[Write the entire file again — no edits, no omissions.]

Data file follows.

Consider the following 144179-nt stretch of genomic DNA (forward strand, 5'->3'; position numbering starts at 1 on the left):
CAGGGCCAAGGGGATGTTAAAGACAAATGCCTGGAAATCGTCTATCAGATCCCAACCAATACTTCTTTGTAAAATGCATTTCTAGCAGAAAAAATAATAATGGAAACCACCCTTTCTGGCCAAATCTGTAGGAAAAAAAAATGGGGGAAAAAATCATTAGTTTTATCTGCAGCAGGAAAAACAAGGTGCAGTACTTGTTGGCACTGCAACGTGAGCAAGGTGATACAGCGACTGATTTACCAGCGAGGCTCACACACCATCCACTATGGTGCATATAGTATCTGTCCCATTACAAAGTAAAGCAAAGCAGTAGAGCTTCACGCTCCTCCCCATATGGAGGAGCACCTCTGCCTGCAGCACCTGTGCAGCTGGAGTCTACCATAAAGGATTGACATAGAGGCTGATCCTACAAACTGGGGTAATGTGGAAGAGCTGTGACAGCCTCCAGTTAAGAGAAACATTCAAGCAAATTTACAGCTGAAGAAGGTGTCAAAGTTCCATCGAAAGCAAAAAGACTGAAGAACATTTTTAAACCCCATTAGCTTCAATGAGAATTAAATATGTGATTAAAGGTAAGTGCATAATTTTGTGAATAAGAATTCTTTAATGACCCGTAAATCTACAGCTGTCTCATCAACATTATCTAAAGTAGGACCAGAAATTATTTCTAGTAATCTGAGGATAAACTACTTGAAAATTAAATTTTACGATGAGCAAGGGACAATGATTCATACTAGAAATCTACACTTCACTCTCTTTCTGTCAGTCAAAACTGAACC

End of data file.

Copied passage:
Consider the following 144179-nt stretch of genomic DNA (forward strand, 5'->3'; position numbering starts at 1 on the left):
CAGGGCCAAGGGGATGTTAAAGACAAATGCCTGGAAATCGTCTATCAGATCCCAACCAATACTTCTTTGTAAAATGCATTTCTAGCAGAAAAAATAATAATGGAAACCACCCTTTCTGGCCAAATCTGTAGGAAAAAAAAATGGGGGAAAAAATCATTAGTTTTATCTGCAGCAGGAAAAACAAGGTGCAGTACTTGTTGGCACTGCAACGTGAGCAAGGTGATACAGCGACTGATTTACCAGCGAGGCTCACACACCATCCACTATGGTGCATATAGTATCTGTCCCATTACAAAGTAAAGCAAAGCAGTAGAGCTTCACGCTCCTCCCCATATGGAGGAGCACCTCTGCCTGCAGCACCTGTGCAGCTGGAGTCTACCATAAAGGATTGACATAGAGGCTGATCCTACAAACTGGGGTAATGTGGAAGAGCTGTGACAGCCTCCAGTTAAGAGAAACATTCAAGCAAATTTACAGCTGAAGAAGGTGTCAAAGTTCCATCGAAAGCAAAAAGACTGAAGAACATTTTTAAACCCCATTAGCTTCAATGAGAATTAAATATGTGATTAAAGGTAAGTGCATAATTTTGTGAATAAGAATTCTTTAATGACCCGTAAATCTACAGCTGTCTCATCAACATTATCTAAAGTAGGACCAGAAATTATTTCTAGTAATCTGAGGATAAACTACTTGAAAATTAAATTTTACGATGAGCAAGGGACAATGATTCATACTAGAAATCTACACTTCACTCTCTTTCTGTCAGTCAAAACTGAACC